One Louisiana lawmaker wants BP's $20 billion liability to also pay for mental health claims. He says that BP claims process does not cover mental health services as things stand now. And Louisiana's health secretary is also asking BP for $10 million to pay for mental health fund.

For now, I can tell you, from what we've seen, the focus is on the basis, make sure food vouchers are able available, helping people pay their bills.

The clinics at St. Bernard's Project are also teaching other things like wellness classes, trying to relieve stress. From those suffering extra stress due to the current situation, they teach sometimes some basic techniques that seem to help: deep breathing techniques, for example; mindfulness meditation techniques; also mindful eating, knowing how to control yourself when you're anxious and sitting down at the table.

Here in the Gulf, there's also a lot of attention being paid to maintaining relationships within families and communities -- something that we can all benefit from, I think. Hope that helps.

(MUSIC)

GUPTA: All right. Let's shift topics now.

We're just one week away from the New York City triathlon. You see that I'm training really hard in the Gulf. Six CNN viewers from coast to coast are racing with me. We've been sharing their stories with you from the past six months now.

One of them is Meredith Clark. She's been training in Tallahassee, Florida. We're checking in with her today.

Now, when Meredith signed up for the Fit Nation Challenge, she was just turning 30 and decided it was time to achieve her lifetime goal of competing in a triathlon. She also wanted to show other women in the African-American community that they could get fit as well.

Take a look at how she's doing now.

(BEGIN VIDEOTAPE)

MERIDITH CLARK, FIT NATION PARTICIPANT: Hello there, and good morning. It's Meredith Clark here with CNN's Fit Nation Triathlon Challenge.

I'm fresh back from a morning's swim of 1,000 yards in preparation for the triathlon. I'm very excited about the Nautica New York City triathlon. I'm looking forward now to jumping in the Hudson, which was a big fear of mine up until I guess a little over a week ago.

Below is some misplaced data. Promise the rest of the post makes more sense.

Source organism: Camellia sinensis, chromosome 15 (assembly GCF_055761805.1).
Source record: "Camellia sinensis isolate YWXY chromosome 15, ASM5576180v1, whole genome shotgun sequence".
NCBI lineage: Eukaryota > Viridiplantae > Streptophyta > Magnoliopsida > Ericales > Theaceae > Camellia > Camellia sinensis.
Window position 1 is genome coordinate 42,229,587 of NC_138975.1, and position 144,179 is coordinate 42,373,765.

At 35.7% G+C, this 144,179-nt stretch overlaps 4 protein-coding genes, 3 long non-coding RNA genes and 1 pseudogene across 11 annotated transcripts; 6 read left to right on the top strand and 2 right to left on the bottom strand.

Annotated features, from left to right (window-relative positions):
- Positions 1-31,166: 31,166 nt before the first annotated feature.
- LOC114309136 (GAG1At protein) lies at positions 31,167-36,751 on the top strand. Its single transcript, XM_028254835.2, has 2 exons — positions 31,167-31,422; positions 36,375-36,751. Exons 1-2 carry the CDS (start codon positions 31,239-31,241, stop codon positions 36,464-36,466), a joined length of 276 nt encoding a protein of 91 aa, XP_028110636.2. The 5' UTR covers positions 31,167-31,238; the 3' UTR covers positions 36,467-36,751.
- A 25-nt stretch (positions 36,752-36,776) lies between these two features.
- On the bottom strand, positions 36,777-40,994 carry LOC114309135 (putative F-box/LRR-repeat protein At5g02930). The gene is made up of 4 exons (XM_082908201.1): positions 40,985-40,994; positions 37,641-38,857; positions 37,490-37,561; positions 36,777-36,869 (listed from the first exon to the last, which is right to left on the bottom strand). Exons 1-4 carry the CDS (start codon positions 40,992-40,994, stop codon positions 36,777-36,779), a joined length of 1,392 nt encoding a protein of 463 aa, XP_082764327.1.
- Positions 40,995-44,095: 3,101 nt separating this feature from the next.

But I'm looking forward to seeing the crowds and hearing the people and just feeling the adrenaline pump as we complete this race. This process has been lifestyle change and a transition for me. I am really looking forward to becoming a triathlete to incorporating the workouts into my daily schedule, not just for the purpose of racing but just for the fun, the exercise that I get from doing it.

It's been a lot of fun having you guys along for the journey. I hope to see you there at the finish line on July 18th in the Nautica New York City triathlon.

This is Meredith Clark, signing off.

(END VIDEOTAPE)

GUPTA: Well, Meredith, I think you'd agree, it's been a tough but rewarding journey for all of us. I look forward to seeing you at the finish line next week, seeing you in the Hudson River as well.

SGMD continues right after the break.

(COMMERCIAL BREAK)

GUPTA: We are back with SGMD where we've been reporting on this oil spill as you know from the start and over the last several weeks now, really talking a lot about the physical and mental health impact. It's a story that we're committed to and will keep reporting.

Another disaster we've been talking about as well is the aftermath of the devastating earthquake in Haiti. I'm going back to Haiti next week and I'm going to report on if anything has changed for the survivors of that devastating quake.

Tune in for the next SGMD for much more on that and look for us all week next week as well.

Thanks for watching today. I'm Dr. Sanjay Gupta.

More news on CNN starts right now.